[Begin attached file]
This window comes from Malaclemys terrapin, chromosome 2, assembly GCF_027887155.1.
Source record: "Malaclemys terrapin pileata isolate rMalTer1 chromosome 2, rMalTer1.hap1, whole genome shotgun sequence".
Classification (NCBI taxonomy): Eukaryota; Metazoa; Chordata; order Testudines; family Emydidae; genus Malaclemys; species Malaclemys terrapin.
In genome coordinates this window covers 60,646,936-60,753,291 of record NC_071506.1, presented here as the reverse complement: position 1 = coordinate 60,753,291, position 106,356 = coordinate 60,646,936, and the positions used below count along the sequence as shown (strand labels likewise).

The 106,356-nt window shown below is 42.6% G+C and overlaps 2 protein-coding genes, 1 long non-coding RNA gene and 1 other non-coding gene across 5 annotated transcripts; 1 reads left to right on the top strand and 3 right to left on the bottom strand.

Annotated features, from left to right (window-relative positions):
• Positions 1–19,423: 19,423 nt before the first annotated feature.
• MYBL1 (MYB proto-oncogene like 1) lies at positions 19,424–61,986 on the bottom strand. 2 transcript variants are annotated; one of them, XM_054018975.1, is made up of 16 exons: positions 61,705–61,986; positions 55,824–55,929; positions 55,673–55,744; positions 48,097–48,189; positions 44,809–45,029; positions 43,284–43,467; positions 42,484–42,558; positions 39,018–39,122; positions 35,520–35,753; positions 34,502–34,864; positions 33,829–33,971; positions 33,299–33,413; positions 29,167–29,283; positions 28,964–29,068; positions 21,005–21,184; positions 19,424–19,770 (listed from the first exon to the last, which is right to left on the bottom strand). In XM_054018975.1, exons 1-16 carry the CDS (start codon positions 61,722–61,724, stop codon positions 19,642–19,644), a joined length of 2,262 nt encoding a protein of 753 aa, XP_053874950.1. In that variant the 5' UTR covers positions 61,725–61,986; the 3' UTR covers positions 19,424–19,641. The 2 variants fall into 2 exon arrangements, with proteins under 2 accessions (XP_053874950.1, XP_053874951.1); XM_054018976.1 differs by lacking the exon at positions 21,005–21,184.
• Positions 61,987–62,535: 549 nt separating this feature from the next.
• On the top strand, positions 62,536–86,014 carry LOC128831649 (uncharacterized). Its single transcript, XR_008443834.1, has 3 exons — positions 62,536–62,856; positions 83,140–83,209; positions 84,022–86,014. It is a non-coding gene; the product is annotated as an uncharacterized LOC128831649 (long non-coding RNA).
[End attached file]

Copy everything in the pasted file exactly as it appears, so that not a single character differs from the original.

This window comes from Malaclemys terrapin, chromosome 2, assembly GCF_027887155.1.
Source record: "Malaclemys terrapin pileata isolate rMalTer1 chromosome 2, rMalTer1.hap1, whole genome shotgun sequence".
Classification (NCBI taxonomy): Eukaryota; Metazoa; Chordata; order Testudines; family Emydidae; genus Malaclemys; species Malaclemys terrapin.
In genome coordinates this window covers 60,646,936-60,753,291 of record NC_071506.1, presented here as the reverse complement: position 1 = coordinate 60,753,291, position 106,356 = coordinate 60,646,936, and the positions used below count along the sequence as shown (strand labels likewise).

The 106,356-nt window shown below is 42.6% G+C and overlaps 2 protein-coding genes, 1 long non-coding RNA gene and 1 other non-coding gene across 5 annotated transcripts; 1 reads left to right on the top strand and 3 right to left on the bottom strand.

Annotated features, from left to right (window-relative positions):
• Positions 1–19,423: 19,423 nt before the first annotated feature.
• MYBL1 (MYB proto-oncogene like 1) lies at positions 19,424–61,986 on the bottom strand. 2 transcript variants are annotated; one of them, XM_054018975.1, is made up of 16 exons: positions 61,705–61,986; positions 55,824–55,929; positions 55,673–55,744; positions 48,097–48,189; positions 44,809–45,029; positions 43,284–43,467; positions 42,484–42,558; positions 39,018–39,122; positions 35,520–35,753; positions 34,502–34,864; positions 33,829–33,971; positions 33,299–33,413; positions 29,167–29,283; positions 28,964–29,068; positions 21,005–21,184; positions 19,424–19,770 (listed from the first exon to the last, which is right to left on the bottom strand). In XM_054018975.1, exons 1-16 carry the CDS (start codon positions 61,722–61,724, stop codon positions 19,642–19,644), a joined length of 2,262 nt encoding a protein of 753 aa, XP_053874950.1. In that variant the 5' UTR covers positions 61,725–61,986; the 3' UTR covers positions 19,424–19,641. The 2 variants fall into 2 exon arrangements, with proteins under 2 accessions (XP_053874950.1, XP_053874951.1); XM_054018976.1 differs by lacking the exon at positions 21,005–21,184.
• Positions 61,987–62,535: 549 nt separating this feature from the next.
• On the top strand, positions 62,536–86,014 carry LOC128831649 (uncharacterized). Its single transcript, XR_008443834.1, has 3 exons — positions 62,536–62,856; positions 83,140–83,209; positions 84,022–86,014. It is a non-coding gene; the product is annotated as an uncharacterized LOC128831649 (long non-coding RNA).